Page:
- Introduction of a new EUR 500 tax credit for private tenants who are not in receipt of other state housing supports.
- Extension of the living city initiative to 31 December 2027, acceleration of relief and carryforward of relief for owner-occupiers.
- Extension of the Residential Development Stamp Duty Refund Scheme to the end of 2025.
- Extension of the special assignee relief programme (SARP) through 31 December 2025, and an increase in the minimum income limit for new entrants to EUR 100,000.
- Increase in the limit of the small benefit exemption to EUR 1,000 and an increase in the number of benefits in a year that an employer can give from one to two per year.
- Introduction of the defective concrete products levy, but at a rate of 5%, rather than the 10% rate announced in the Budget.
- Introduction of the temporary business energy support scheme.
- Application of the zero rate of VAT for newspapers and news periodicals, including digital editions, and certain other products.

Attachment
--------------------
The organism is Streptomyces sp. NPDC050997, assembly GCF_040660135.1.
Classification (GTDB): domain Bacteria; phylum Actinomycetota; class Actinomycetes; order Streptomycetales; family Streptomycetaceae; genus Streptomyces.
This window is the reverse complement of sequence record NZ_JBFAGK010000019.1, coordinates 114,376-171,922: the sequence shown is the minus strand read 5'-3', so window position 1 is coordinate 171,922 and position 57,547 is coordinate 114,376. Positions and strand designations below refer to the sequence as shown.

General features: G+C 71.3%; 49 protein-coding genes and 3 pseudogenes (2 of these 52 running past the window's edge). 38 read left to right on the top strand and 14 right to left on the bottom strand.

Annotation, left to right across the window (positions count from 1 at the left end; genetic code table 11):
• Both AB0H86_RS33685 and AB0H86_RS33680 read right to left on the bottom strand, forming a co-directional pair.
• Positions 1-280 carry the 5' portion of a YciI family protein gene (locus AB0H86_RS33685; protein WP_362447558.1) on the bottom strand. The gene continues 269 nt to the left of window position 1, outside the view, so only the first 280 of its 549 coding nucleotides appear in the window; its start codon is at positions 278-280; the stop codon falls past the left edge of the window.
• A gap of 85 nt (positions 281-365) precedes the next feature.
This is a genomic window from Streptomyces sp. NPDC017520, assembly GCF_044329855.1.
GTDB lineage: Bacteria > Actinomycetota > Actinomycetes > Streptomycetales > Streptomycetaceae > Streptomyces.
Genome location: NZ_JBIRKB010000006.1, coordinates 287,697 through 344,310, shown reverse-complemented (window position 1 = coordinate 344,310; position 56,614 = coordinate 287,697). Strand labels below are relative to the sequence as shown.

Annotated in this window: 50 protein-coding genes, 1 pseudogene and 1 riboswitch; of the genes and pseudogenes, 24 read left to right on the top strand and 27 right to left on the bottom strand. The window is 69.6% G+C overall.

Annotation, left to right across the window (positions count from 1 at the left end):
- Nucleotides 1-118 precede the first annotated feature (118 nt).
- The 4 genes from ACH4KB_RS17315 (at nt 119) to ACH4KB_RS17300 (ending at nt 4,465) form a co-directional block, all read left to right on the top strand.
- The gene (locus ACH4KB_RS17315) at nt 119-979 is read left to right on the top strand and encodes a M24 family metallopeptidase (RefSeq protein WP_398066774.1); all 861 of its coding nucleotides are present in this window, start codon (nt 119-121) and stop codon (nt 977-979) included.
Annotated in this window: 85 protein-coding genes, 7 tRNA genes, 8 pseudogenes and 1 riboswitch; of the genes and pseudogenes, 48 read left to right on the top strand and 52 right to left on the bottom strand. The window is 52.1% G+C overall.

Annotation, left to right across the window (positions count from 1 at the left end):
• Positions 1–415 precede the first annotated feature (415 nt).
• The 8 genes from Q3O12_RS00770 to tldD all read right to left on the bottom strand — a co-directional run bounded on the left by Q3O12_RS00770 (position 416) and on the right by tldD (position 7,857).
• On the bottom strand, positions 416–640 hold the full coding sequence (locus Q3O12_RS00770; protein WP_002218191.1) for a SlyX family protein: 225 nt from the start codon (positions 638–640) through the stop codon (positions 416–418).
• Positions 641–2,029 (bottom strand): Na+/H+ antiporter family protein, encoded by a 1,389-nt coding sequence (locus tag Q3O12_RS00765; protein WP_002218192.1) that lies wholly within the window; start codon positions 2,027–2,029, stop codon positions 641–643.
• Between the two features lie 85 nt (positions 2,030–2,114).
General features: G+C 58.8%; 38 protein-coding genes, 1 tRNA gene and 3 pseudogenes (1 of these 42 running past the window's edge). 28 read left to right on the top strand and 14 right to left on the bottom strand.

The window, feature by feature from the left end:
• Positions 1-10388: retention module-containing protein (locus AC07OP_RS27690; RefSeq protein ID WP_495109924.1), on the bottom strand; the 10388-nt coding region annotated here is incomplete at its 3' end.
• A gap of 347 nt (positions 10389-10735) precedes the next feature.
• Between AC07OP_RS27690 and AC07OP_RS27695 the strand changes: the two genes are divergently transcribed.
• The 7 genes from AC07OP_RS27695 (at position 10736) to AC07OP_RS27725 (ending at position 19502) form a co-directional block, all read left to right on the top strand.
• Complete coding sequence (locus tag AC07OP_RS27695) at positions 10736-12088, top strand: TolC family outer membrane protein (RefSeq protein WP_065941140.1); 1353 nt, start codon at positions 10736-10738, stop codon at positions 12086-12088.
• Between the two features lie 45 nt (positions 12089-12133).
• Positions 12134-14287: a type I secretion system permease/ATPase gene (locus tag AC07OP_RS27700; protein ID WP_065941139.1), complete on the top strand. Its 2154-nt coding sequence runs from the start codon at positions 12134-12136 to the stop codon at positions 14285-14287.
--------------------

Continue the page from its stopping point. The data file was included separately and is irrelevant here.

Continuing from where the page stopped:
Measures not announced on budget day
Some of the additional measures in the Finance Bill that were not announced on budget day include the following:
- Application of the 2022 version of the OECD Transfer Pricing Guidelines for periods commencing on or after 1 January 2023.
- Amendment to the treatment of certain Irish unit trusts as interests in an offshore fund.
- Introduction of new reporting requirements for exempt unit trusts, common contractual funds and investment limited partnerships.
- Amendment to the treatment of foreign exchange gains and losses arising on certain trading items.
- Technical amendments to the interest limitation rules to ensure the rules operate as intended.
- Technical amendments in respect of relief for investments in corporate trades.
- Technical amendments to the digital gaming tax credit to ensure compliance with EU state aid rules and to make minor corrections.
- Clarification that EU UCITS and alternative investment funds are exempt from VAT, similar to their equivalent Irish funds.
- Removal of the VAT exemption for agency services related to the management of investment funds.
- Exemption from income tax for a payment known as a COVID-19 related lay-off payment.
- Extension of the benefit in-kind exemption for employer-provided bicycles and/or safety equipment for cargo bicycles and e-cargo bicycles, and an increased threshold of EUR 3,000.